More Sewing Misadventures
We couldn’t possibly fit every funny story into “Misadventures in Sewing” for Threads no. 156. I received more tales of sewing disasters than a single feature could possibly contain! Luckily, the Threads blog allows us to share additional catastrophes – and encourage you to share your own stories here on ThreadsMagazine.com.
What was your worst sewing mishap? And how did you deal with it? We all know there’s no use crying over cut fabric. And sometimes a project has to “rest” a long time before a necessary reconstruction can be faced. Then again, you can just forget any expectations (or the image on the pattern envelope) and just wear your creation anyway.
Here are a few more sewing calamity stories. I’ll add more a few at a time, and I hope you’ll add your own!
Zip on the flip side
“Several years ago I quickly made a pair of black linen pants. I used a very simple pattern with full legs, two darts front and back, a waist facing instead of a waistband, and a side zipper. I sewed up the side seams, leaving one side open for the zipper, basted it closed, and inserted the zipper. When I took out the basting Idiscovered I had sewn the zipper on the right side instead of the left!
I decided to leave it since it really didn’t affect the appearance of the pants—it was a centered zipper—and I was sure no one would notice my error. However, I was aware of it every time I wore the pants. In fact, one time I even wore them backwards because I was so used to zipping on the left side instead of the right.
But that’s not the end of it. I didn’t use that pants pattern again until several years later. When I did, I remembered my zipper insertion blooper and really thought I was paying careful attention. But, lo and behold, I made the exact same mistake—this time with an invisible zipper. And, once again, I decided not to rip it out.
Yes, they’re awkward to zip, but I love the style and I put a label in the back to avoid wearing them backwards. I always get a lot of compliments on those pants. Do I dare make that pattern one more time?”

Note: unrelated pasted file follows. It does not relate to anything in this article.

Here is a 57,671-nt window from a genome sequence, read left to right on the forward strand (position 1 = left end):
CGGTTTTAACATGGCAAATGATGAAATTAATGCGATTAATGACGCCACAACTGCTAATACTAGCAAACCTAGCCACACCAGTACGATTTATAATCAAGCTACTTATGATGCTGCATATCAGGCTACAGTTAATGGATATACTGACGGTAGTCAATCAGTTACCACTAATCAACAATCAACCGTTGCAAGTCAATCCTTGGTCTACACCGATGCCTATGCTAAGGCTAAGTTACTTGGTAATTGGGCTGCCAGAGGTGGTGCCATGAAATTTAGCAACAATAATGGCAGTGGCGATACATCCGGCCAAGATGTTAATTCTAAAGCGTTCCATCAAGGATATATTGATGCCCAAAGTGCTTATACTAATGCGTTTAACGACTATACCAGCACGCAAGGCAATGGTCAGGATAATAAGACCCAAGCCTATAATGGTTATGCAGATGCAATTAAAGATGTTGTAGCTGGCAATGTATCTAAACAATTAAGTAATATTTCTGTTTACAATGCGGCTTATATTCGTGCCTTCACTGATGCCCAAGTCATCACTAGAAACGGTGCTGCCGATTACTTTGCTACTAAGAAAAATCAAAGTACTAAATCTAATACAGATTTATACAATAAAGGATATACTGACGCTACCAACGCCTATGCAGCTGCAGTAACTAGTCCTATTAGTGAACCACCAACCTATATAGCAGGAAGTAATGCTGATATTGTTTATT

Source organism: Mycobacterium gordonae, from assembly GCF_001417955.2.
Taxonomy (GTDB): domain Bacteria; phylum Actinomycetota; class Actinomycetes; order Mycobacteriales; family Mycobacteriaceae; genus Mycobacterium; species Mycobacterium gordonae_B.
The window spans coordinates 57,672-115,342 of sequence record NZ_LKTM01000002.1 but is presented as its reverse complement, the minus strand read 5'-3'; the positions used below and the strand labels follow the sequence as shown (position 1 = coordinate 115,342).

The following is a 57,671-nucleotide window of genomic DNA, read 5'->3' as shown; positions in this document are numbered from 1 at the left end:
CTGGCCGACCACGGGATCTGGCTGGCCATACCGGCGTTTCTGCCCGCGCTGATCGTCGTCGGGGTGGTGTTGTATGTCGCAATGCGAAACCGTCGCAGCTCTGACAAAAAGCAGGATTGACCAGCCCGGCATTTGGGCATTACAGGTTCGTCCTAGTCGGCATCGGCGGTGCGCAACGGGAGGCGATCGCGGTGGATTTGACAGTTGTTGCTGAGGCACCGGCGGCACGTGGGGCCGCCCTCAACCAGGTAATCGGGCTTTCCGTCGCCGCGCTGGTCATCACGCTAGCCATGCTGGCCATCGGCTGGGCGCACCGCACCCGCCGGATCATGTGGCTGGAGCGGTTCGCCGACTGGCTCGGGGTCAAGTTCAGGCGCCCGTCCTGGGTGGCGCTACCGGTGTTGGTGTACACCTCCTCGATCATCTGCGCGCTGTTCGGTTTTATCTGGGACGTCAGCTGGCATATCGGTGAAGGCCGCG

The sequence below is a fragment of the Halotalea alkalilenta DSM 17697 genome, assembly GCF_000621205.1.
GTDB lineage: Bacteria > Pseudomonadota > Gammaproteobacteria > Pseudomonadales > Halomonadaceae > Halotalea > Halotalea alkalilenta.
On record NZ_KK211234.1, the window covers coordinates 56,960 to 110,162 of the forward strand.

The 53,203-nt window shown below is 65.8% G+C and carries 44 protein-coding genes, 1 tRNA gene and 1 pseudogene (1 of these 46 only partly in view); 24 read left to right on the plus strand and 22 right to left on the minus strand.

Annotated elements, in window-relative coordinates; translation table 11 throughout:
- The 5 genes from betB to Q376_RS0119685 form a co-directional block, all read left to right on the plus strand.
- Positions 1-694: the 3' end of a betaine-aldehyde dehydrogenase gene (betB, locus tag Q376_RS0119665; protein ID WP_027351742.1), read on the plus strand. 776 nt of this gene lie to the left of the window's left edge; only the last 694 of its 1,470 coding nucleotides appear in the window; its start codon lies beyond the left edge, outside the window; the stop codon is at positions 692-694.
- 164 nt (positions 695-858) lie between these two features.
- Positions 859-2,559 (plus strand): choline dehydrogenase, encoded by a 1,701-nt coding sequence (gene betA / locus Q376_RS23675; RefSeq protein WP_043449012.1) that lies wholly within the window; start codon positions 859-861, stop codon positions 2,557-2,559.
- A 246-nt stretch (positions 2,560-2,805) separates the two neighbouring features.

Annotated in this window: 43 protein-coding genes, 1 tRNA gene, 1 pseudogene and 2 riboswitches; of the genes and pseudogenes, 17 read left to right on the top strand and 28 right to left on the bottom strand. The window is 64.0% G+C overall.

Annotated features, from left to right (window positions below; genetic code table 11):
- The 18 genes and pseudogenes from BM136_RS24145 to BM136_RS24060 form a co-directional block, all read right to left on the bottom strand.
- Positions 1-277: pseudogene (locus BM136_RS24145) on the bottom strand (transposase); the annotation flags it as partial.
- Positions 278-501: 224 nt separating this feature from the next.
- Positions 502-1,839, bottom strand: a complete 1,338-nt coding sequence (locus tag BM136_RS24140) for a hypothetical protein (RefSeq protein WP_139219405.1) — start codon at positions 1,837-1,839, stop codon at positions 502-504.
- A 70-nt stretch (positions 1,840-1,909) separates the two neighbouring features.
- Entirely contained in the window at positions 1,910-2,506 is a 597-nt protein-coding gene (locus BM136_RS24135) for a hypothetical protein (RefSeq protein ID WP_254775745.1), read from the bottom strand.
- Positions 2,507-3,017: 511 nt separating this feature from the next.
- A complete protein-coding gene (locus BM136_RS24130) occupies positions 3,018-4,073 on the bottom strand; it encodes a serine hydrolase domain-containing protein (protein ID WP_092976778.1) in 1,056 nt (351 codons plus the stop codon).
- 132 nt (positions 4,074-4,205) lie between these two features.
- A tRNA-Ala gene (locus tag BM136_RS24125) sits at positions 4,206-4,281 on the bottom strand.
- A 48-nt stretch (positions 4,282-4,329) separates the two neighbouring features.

—Mary Ray, a Threads contributing editor, teaches fashion design and sewing techniques. Her website is MaryRayDesigns.com.
Haste makes … fashion?
“Always short on time, and meeting a deadline , I spent hours perfecting a scalloped hem on a chiffon skirt. I finished with little time to spare, and while dressing I realized that the back of the hem was at least 5 inches longer than the front! Did I follow my rule to ‘measure twice, cut once’? Nope, but after getting several compliments on the unique style realized I was the only one who REALLY knew the mishap!”
—Charlene Phillips, owner of TheSewBox.com.
Waist of time
“All excited about a new technique I had just learned, I got up early on Christmas day with just enough time to put the zipper in a skirt I was making before I had to put the turkey in the oven. My objective was to accomplish the task in less than 3 minutes. I succeeded. It was beautiful! The only problem was that I put it in the hem rather than the waistline.”
—Judy Barlup teaches and writes about sewing. She’s the founder of UniqueTechniques.com.
The eyes have it (Not!)
“Late one night, I was trying to finish a notepad cover by zigzagging over the edges. I broke the needle, so I took a new one from a pack I’d just bought and put it in the machine. I threaded it with fancy rayon variegated thread and started zigzagging.
Something was wrong, however. The thread kept coming out of the needle! Then I couldn’t thread the needle at all. It didn’t matter if I used the attached needle threader or tried it by hand. I thought I got the thread through – when I pulled on it, I’d swear it was through the eye. But when I pulled on it again – it wasn’t in the eye!
I thought my ‘old lady’ eyes were bad. I fought this needle for 15 minutes, then screamed, turned off the machine and left it.
The next day, a friend was visiting and I asked her to thread the needle. She did, but then the same problem occurred. The thread was in the eye, then it wasn’t … then it was in again, then it wasn’t…
I thought I was losing my mind. ‘Now I can’t thread a needle?’ I thought. ‘Is that a sign of early Alzheimer’s?’
I said to my friend, “Let’s throw out that needle and get another.” I went to my notions and grabbed the needle pack, which I suddenly realize has ‘Handicap’ on it! I really looked at a needle and saw that the eye has a small slit on one side so it can be threaded easily!
I had just bought the needles at a quilt store, from a sale bin. I only noticed the size – 90 – when I grabbed the pack.”
– Linda Teufel is the founder of the Dragon Threads publishing firm (DragonThreads.com and the blog DragonThreadsOpenBook.BlogSpot.com).